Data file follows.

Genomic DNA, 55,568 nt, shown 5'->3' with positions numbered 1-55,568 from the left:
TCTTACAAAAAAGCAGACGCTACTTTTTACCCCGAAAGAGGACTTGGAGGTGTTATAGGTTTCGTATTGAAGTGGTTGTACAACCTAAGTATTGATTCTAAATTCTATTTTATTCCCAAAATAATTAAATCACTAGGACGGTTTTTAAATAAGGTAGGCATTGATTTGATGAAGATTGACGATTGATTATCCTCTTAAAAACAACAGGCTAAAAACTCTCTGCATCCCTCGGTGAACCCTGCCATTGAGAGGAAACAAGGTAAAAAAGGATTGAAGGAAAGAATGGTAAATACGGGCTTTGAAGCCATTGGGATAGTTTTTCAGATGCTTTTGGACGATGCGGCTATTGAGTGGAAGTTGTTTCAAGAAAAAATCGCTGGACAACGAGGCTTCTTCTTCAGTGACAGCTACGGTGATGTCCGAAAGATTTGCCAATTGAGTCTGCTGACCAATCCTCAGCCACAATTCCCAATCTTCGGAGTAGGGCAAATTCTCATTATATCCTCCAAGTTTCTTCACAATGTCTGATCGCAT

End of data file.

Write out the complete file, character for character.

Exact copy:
Genomic DNA, 55,568 nt, shown 5'->3' with positions numbered 1-55,568 from the left:
TCTTACAAAAAAGCAGACGCTACTTTTTACCCCGAAAGAGGACTTGGAGGTGTTATAGGTTTCGTATTGAAGTGGTTGTACAACCTAAGTATTGATTCTAAATTCTATTTTATTCCCAAAATAATTAAATCACTAGGACGGTTTTTAAATAAGGTAGGCATTGATTTGATGAAGATTGACGATTGATTATCCTCTTAAAAACAACAGGCTAAAAACTCTCTGCATCCCTCGGTGAACCCTGCCATTGAGAGGAAACAAGGTAAAAAAGGATTGAAGGAAAGAATGGTAAATACGGGCTTTGAAGCCATTGGGATAGTTTTTCAGATGCTTTTGGACGATGCGGCTATTGAGTGGAAGTTGTTTCAAGAAAAAATCGCTGGACAACGAGGCTTCTTCTTCAGTGACAGCTACGGTGATGTCCGAAAGATTTGCCAATTGAGTCTGCTGACCAATCCTCAGCCACAATTCCCAATCTTCGGAGTAGGGCAAATTCTCATTATATCCTCCAAGTTTCTTCACAATGTCTGATCGCAT